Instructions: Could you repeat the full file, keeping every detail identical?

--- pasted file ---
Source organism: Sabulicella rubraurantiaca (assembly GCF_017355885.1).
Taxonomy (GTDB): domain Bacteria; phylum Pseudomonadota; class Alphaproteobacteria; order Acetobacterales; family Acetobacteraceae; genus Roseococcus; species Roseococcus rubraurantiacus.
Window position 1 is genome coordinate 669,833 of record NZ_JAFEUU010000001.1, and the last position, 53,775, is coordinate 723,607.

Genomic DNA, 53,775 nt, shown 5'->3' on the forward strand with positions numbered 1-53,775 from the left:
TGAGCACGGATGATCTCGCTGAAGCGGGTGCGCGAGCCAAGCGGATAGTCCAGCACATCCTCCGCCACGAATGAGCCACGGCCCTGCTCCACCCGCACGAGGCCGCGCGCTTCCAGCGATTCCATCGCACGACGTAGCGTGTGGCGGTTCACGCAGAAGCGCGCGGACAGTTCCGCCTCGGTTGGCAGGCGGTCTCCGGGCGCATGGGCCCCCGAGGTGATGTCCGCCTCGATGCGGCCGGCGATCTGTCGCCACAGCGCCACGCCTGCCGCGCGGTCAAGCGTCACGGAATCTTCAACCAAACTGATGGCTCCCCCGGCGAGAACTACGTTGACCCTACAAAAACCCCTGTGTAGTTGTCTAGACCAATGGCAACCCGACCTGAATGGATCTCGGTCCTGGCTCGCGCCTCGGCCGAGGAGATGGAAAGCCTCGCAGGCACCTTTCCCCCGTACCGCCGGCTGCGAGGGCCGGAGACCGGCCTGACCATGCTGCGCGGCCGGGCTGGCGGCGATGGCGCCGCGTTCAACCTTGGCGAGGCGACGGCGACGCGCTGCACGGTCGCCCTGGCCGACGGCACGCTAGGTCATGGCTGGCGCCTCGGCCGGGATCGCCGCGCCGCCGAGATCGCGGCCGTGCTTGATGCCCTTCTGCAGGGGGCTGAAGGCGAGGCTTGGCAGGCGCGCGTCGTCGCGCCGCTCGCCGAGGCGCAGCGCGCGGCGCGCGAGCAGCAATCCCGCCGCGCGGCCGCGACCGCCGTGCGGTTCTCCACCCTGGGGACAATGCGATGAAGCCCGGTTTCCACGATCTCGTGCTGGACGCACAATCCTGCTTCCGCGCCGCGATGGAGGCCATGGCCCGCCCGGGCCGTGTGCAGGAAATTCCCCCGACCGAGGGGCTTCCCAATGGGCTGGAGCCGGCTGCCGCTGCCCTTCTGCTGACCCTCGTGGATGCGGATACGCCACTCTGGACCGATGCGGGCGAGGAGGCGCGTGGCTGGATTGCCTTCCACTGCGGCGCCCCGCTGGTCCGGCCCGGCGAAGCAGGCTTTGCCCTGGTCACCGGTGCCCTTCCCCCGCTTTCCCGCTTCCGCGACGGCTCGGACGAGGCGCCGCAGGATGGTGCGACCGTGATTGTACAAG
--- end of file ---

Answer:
Source organism: Sabulicella rubraurantiaca (assembly GCF_017355885.1).
Taxonomy (GTDB): domain Bacteria; phylum Pseudomonadota; class Alphaproteobacteria; order Acetobacterales; family Acetobacteraceae; genus Roseococcus; species Roseococcus rubraurantiacus.
Window position 1 is genome coordinate 669,833 of record NZ_JAFEUU010000001.1, and the last position, 53,775, is coordinate 723,607.

Genomic DNA, 53,775 nt, shown 5'->3' on the forward strand with positions numbered 1-53,775 from the left:
TGAGCACGGATGATCTCGCTGAAGCGGGTGCGCGAGCCAAGCGGATAGTCCAGCACATCCTCCGCCACGAATGAGCCACGGCCCTGCTCCACCCGCACGAGGCCGCGCGCTTCCAGCGATTCCATCGCACGACGTAGCGTGTGGCGGTTCACGCAGAAGCGCGCGGACAGTTCCGCCTCGGTTGGCAGGCGGTCTCCGGGCGCATGGGCCCCCGAGGTGATGTCCGCCTCGATGCGGCCGGCGATCTGTCGCCACAGCGCCACGCCTGCCGCGCGGTCAAGCGTCACGGAATCTTCAACCAAACTGATGGCTCCCCCGGCGAGAACTACGTTGACCCTACAAAAACCCCTGTGTAGTTGTCTAGACCAATGGCAACCCGACCTGAATGGATCTCGGTCCTGGCTCGCGCCTCGGCCGAGGAGATGGAAAGCCTCGCAGGCACCTTTCCCCCGTACCGCCGGCTGCGAGGGCCGGAGACCGGCCTGACCATGCTGCGCGGCCGGGCTGGCGGCGATGGCGCCGCGTTCAACCTTGGCGAGGCGACGGCGACGCGCTGCACGGTCGCCCTGGCCGACGGCACGCTAGGTCATGGCTGGCGCCTCGGCCGGGATCGCCGCGCCGCCGAGATCGCGGCCGTGCTTGATGCCCTTCTGCAGGGGGCTGAAGGCGAGGCTTGGCAGGCGCGCGTCGTCGCGCCGCTCGCCGAGGCGCAGCGCGCGGCGCGCGAGCAGCAATCCCGCCGCGCGGCCGCGACCGCCGTGCGGTTCTCCACCCTGGGGACAATGCGATGAAGCCCGGTTTCCACGATCTCGTGCTGGACGCACAATCCTGCTTCCGCGCCGCGATGGAGGCCATGGCCCGCCCGGGCCGTGTGCAGGAAATTCCCCCGACCGAGGGGCTTCCCAATGGGCTGGAGCCGGCTGCCGCTGCCCTTCTGCTGACCCTCGTGGATGCGGATACGCCACTCTGGACCGATGCGGGCGAGGAGGCGCGTGGCTGGATTGCCTTCCACTGCGGCGCCCCGCTGGTCCGGCCCGGCGAAGCAGGCTTTGCCCTGGTCACCGGTGCCCTTCCCCCGCTTTCCCGCTTCCGCGACGGCTCGGACGAGGCGCCGCAGGATGGTGCGACCGTGATTGTACAAG